Wow - it's December already, my favorite time of year. It's the only time of the year I can think of that people are generally thoughtful and nice to each other. You might accidentally bump into someone on the street and instead of getting a finger and mouthful, you get an "excuse me", a smile and "happy holidays".
T's the season for gift giving too. Most people think of the gifts they give loved ones so I'll start there. CAUTION: this is a shameless plug for Chilifest tickets, Chowdafest's sister event that will take place on the 'soup'er bowl when Chowdafest used to be held. Nothing says happy holidays like chili in your stocking. At $10 bucks, a ticket to Chilifest on Sun. Feb 1 at Bedford Middle School in Westport makes a great stocking stuffer. Go to www.Come2Chilifest.com for more info and to get your "hot" gift.
OK, back to gift giving part II. Here's and idea. Give the gift of yourself which in turn will be giving a gift to yourself. Volunteer for something over the holidays. I promise you'll experience the true spirit of the season. Might I recommend voluntering for Community Plates? CP is the charity Chowdafest supports and we do so than just giving them a check from our event. Many of us volunteer to pick up rescued food from restaurants and grocery stores and get it to so many places that need it. I never truly understood the magnitutude of need in our own community - it's so much bigger than most people realize.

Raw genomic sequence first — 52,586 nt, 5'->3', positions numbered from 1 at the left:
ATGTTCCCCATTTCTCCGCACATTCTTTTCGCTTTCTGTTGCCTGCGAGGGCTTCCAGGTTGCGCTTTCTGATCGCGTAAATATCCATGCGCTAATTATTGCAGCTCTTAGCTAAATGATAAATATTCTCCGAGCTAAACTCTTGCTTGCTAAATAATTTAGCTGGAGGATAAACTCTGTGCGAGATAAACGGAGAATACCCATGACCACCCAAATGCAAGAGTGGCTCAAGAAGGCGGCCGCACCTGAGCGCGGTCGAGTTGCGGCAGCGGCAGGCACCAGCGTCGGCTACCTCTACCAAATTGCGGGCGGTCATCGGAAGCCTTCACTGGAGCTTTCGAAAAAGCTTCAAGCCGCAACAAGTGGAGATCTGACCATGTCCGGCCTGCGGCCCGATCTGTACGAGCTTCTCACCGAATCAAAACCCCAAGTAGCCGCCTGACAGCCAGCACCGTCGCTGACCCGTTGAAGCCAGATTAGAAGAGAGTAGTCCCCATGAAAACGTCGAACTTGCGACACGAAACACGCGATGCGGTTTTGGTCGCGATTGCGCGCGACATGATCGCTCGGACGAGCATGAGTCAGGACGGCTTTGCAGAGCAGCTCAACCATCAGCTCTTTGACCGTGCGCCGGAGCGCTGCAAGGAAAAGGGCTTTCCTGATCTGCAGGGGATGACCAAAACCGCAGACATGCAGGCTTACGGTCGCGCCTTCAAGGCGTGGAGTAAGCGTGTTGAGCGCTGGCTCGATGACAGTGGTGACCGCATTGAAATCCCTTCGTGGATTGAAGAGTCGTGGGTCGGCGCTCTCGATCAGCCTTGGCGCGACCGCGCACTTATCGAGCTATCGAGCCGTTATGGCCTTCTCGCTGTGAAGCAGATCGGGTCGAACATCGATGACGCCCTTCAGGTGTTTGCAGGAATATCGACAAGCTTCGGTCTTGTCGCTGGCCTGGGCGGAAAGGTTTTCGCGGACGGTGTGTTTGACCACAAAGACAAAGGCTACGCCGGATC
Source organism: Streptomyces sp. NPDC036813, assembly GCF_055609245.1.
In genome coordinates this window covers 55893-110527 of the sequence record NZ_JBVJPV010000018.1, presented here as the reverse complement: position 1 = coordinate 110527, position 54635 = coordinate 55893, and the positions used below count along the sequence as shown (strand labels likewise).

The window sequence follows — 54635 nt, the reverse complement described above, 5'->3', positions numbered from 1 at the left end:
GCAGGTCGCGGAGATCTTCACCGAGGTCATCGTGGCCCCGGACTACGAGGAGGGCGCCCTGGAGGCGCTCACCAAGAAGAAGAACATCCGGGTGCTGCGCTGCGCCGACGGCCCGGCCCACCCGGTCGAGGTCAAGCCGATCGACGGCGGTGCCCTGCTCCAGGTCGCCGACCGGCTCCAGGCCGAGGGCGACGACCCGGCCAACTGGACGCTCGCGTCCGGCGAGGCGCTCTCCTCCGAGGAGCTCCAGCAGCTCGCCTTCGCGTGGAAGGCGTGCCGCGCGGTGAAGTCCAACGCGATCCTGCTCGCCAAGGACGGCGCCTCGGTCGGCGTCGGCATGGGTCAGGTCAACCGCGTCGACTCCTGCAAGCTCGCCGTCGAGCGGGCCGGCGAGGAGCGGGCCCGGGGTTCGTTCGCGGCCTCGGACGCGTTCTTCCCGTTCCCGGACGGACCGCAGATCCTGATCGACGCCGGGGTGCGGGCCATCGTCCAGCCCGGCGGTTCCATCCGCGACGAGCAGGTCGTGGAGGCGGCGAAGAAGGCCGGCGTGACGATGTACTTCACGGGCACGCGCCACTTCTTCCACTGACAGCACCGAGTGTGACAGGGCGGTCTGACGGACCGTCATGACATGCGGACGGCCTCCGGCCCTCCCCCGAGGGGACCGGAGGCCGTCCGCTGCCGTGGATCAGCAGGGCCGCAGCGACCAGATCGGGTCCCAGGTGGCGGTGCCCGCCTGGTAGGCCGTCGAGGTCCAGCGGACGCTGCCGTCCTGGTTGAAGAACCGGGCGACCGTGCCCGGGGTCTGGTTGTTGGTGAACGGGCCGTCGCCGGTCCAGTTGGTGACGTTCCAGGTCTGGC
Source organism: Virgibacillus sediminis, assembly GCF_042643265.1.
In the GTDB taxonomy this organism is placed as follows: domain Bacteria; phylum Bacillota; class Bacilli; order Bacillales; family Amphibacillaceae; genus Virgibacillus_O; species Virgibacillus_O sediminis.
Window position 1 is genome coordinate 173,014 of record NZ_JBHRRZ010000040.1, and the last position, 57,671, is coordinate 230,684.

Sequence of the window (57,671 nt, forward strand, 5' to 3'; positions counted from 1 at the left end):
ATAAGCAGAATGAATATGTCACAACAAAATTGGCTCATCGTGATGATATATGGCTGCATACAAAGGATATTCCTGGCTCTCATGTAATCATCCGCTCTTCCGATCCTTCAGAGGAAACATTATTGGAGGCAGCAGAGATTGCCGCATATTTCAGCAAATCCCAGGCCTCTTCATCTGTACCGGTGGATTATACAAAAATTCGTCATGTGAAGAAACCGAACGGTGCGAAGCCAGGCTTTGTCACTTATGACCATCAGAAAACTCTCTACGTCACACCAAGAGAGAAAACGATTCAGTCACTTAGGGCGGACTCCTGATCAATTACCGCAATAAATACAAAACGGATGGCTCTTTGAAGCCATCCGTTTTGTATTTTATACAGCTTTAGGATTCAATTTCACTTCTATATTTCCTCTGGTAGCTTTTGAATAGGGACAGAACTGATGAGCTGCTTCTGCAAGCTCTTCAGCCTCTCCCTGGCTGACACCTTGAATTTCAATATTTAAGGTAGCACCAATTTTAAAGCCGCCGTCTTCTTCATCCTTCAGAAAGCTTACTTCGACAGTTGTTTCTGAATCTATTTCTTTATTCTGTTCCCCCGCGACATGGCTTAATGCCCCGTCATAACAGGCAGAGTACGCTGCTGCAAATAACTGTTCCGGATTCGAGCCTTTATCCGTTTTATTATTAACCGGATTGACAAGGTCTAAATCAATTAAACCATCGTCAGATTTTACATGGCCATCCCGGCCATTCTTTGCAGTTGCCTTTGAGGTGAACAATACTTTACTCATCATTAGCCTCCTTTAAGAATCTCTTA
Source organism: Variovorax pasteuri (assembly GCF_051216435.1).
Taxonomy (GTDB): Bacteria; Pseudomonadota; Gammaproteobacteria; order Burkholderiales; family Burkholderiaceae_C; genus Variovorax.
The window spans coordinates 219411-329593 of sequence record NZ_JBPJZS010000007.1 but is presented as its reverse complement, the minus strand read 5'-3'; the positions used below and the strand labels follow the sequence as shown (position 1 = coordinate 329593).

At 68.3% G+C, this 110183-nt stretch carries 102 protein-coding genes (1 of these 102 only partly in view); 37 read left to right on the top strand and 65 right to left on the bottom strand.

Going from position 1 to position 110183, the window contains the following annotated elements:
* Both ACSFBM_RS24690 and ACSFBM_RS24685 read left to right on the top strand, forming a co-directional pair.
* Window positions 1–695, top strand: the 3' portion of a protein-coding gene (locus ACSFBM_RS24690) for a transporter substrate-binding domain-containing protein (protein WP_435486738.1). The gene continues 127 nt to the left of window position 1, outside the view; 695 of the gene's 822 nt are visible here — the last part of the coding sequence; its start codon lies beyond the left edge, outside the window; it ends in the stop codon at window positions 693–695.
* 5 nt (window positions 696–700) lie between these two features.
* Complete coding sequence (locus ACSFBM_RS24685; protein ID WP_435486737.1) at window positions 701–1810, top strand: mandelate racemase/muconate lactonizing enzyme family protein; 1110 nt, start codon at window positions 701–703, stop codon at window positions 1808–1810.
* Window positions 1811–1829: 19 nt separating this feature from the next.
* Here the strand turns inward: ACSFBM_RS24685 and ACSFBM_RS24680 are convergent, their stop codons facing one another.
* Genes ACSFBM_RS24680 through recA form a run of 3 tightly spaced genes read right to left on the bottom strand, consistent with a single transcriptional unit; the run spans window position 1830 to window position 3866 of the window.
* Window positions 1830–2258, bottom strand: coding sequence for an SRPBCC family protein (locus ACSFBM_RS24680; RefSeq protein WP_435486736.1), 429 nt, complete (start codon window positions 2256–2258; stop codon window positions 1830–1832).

You can go to www.CommunityPlates.org and find a "run" that works for you. It's a very efficient process and working with both the restaurant/grocery stoore along with the shelter, will change your perceptions on things. The shelters are astonishly great to work with and so happy for the help. They are truly serving a need that gets masked here in Fairfield County. The restaurants and grocery stores are equally thrilled that their food isn't going to waste and serving a purpose. Pitching in to pick-up and drop off food is both helpful and meaningful. It's a gift in so many senses of the word.
Jim Keenan: Creator and Chief Chowda-head.